Friday, June 15, 2007

Fantastic Four

As one of those literary types who also enjoys and admires comic books, I was pleased and excited when the first Fantastic Four movie came out, and went to see it on its opening weekend. Sadly, Fantastic Four was by far the most disappointing superhero movie I've ever seen. Many critics cited plenty of legitimate problems with the movie, such as the generally weak acting and the plot that goes nowhere (the characters spend half the movie just hanging around the Baxter Building for crying out loud!) but I think the real failure of Fantastic Four was the way it utterly betrayed its source material.

I do not demand that film adaptations of books or comics be 100% faithful to their sources; I understand that movies are a different medium with a broader audience and that it's reasonable to expect changes. But in this case the filmmakers cut the heart and soul right out of the Royal Family of the Marvel universe.

Here's the key to the Fantastic Four: they are not really superheroes. At least they are not superheroes in the ordinary sense. They don't solve crimes. They don't patrol rooftops at night, foiling bank robberies and muggings. Sure, if Galactus tries to eat the planet they'll fight him off, but that sort of thing isn't where their real interests lie. The Fantastic Four are a family. And, what's more, they are adventurers and explorers! Led by the endlessly inquisitive Reed Richards, they are constantly seeking new knowledge and new experiences, for the good of science and humanity. No one understood this better than John Byrne, who worked on the title, writing and illustrating, for six years (issues 232-293). It was during this period, for instance, that the Fantastic Four made their unforgettable journey into the Negative Zone. One story involves them encountering an enormous spacecraft, many tens of thousands of years old, in which thousands of beings sleep in cryogenic preservation, guarded by a handful of custodians. These few search endlessly for a new world for their people, passing the responsibility on to their children for generation after generation, floating alone in space. How the Fantastic Four respond to this situation, and the way the story develops towards its terrible climactic revelation and sublime denouement, resembles nothing quite so closely as the classic stories from the Golden Age of science fiction.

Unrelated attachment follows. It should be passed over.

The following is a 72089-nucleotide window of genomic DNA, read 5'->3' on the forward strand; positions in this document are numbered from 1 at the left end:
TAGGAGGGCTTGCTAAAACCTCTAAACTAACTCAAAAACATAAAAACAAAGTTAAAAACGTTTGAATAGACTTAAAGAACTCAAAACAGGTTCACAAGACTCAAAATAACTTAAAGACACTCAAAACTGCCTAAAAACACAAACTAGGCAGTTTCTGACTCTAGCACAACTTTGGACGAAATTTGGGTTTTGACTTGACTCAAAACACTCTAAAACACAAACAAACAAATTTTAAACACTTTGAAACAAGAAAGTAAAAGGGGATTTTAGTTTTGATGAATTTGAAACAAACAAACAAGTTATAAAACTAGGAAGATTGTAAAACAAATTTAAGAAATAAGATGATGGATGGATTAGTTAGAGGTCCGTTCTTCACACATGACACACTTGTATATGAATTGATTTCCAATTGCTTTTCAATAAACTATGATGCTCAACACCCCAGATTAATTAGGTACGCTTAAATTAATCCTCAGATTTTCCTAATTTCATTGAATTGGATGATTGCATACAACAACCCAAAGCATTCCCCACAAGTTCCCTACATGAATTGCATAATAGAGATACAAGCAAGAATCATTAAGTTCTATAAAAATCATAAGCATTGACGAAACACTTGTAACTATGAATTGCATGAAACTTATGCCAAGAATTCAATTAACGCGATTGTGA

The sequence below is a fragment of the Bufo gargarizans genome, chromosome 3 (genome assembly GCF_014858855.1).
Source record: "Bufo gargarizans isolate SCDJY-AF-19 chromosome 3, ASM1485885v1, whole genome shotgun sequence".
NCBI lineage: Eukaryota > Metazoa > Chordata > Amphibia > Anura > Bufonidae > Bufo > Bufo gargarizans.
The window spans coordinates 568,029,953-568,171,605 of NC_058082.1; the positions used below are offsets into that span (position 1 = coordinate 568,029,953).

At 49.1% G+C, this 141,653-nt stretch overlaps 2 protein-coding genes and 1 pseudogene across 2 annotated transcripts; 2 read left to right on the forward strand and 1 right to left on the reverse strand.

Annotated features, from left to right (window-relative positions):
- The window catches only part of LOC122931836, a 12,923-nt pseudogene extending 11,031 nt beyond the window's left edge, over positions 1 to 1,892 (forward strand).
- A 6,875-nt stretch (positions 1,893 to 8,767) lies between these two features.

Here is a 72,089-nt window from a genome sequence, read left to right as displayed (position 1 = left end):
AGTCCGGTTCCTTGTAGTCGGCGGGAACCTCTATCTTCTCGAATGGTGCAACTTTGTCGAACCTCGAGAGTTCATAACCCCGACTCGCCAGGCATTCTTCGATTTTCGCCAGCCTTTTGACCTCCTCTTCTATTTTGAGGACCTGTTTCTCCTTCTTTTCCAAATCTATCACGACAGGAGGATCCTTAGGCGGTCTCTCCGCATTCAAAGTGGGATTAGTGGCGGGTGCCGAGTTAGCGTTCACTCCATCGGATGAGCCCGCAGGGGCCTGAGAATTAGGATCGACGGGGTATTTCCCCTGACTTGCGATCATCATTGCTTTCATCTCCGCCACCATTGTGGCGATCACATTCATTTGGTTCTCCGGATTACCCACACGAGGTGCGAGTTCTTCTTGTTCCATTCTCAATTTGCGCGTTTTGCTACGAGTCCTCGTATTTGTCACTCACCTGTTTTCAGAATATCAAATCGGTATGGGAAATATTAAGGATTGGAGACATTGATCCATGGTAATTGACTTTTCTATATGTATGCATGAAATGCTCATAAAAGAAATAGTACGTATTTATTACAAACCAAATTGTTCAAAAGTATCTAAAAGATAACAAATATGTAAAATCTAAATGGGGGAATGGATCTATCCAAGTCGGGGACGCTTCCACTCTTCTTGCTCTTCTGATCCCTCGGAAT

In contrast, the protagonists of the Fantastic Four movie seem like aimless idiots. Reed Richards, whose boundless enthusiasm for scientific enquiry should be infectious and endearing, becomes onscreen nothing more than a feckless nerd with an implausibly attractive girlfriend. The characters dawdle around, dismally incurious about their amazing experience and newfound capabilities, before trundling on dutifully to the inevitable fight with Dr. Doom. Here we leave the Golden Age of science fiction behind, for the modern blockbuster sci-fi formula, where characters travel to strange and amazing worlds but, once there, can't think of anything better to do than run around shooting at one another.

What made the original Fantastic Four special is that they were more than just another gang of square-jawed dipshits in tights, punching each other through brick walls. The first film forgot this - or never knew it in the first place. Although there is a chance that Fantastic Four: Rise of the Silver Surfer is better, I seriously doubt it. This is one superhero movie I think I'll be sitting out.

4 comments:

Artful Badger said...

I generally hold superhero movies in low regard. The word "superhero" essentially forces the storyline into a cliche.

Conrad Zaar said...

Although it's true that superhero movies seem to be falling into a standard formula, the phenomenon is hardly unique to the superhero genre. We can see the same trend in romantic comedies, buddy-cop action movies, slasher films, and so on. I don't blame superheroes (or the word "superhero") but the timid Hollywood executives who don't like to try new things. (Admittedly, that complaint is itself a cliché.)

Aishwarya said...

I don't see that having superhero movies follow a set pattern/formula is necessarily a bad thing...or they wouldn't be "superhero movies". It's what you do within the formula that makes a movie interesting to me.

Having said which, I'm likely to see the new Fantastic Four movie because it's the holidays and I'm bored.

KingSlayer said...

Batman Begins came pretty close to being the best ever comic book movie, in my opinion. I also like Spiderman 1 and 2 with all its "superhero going through internal torment" schtick. But lets face it, a great movie based on a great comic book? It wont happen.

I shudder the day some Hollywood exec may decide to get that guy Sandman on to the wide screen. And as for the fantastic four, though I have never been an ardent fan, I loved Neil Gaiman's Marvel 1602 which had the four as a part of the storyline. Now thats one great comic!